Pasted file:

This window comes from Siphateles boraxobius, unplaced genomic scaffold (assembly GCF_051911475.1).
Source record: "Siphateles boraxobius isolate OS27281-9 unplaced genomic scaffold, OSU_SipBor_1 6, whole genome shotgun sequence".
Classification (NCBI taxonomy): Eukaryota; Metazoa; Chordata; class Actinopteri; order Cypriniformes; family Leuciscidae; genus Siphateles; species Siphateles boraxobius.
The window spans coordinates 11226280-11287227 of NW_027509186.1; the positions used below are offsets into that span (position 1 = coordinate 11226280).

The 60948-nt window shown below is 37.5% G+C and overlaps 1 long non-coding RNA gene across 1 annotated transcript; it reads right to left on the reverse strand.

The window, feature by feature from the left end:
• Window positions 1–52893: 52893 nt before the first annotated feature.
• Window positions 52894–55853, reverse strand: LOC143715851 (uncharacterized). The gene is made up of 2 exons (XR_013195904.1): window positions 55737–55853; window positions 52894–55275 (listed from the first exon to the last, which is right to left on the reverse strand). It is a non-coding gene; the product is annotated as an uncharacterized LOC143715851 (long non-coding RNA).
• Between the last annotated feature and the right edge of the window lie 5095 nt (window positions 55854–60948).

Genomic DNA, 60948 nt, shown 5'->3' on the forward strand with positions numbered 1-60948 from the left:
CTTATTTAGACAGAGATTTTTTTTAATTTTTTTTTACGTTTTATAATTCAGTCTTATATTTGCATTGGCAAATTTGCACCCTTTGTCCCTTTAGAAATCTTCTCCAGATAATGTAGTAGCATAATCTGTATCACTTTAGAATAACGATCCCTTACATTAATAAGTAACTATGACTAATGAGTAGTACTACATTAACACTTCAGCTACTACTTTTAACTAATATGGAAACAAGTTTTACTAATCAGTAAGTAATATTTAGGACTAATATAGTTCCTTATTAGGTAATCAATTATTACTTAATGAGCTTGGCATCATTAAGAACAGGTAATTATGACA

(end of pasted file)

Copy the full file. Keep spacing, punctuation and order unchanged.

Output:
This window comes from Siphateles boraxobius, unplaced genomic scaffold (assembly GCF_051911475.1).
Source record: "Siphateles boraxobius isolate OS27281-9 unplaced genomic scaffold, OSU_SipBor_1 6, whole genome shotgun sequence".
Classification (NCBI taxonomy): Eukaryota; Metazoa; Chordata; class Actinopteri; order Cypriniformes; family Leuciscidae; genus Siphateles; species Siphateles boraxobius.
The window spans coordinates 11226280-11287227 of NW_027509186.1; the positions used below are offsets into that span (position 1 = coordinate 11226280).

The 60948-nt window shown below is 37.5% G+C and overlaps 1 long non-coding RNA gene across 1 annotated transcript; it reads right to left on the reverse strand.

The window, feature by feature from the left end:
• Window positions 1–52893: 52893 nt before the first annotated feature.
• Window positions 52894–55853, reverse strand: LOC143715851 (uncharacterized). The gene is made up of 2 exons (XR_013195904.1): window positions 55737–55853; window positions 52894–55275 (listed from the first exon to the last, which is right to left on the reverse strand). It is a non-coding gene; the product is annotated as an uncharacterized LOC143715851 (long non-coding RNA).
• Between the last annotated feature and the right edge of the window lie 5095 nt (window positions 55854–60948).

Genomic DNA, 60948 nt, shown 5'->3' on the forward strand with positions numbered 1-60948 from the left:
CTTATTTAGACAGAGATTTTTTTTAATTTTTTTTTACGTTTTATAATTCAGTCTTATATTTGCATTGGCAAATTTGCACCCTTTGTCCCTTTAGAAATCTTCTCCAGATAATGTAGTAGCATAATCTGTATCACTTTAGAATAACGATCCCTTACATTAATAAGTAACTATGACTAATGAGTAGTACTACATTAACACTTCAGCTACTACTTTTAACTAATATGGAAACAAGTTTTACTAATCAGTAAGTAATATTTAGGACTAATATAGTTCCTTATTAGGTAATCAATTATTACTTAATGAGCTTGGCATCATTAAGAACAGGTAATTATGACA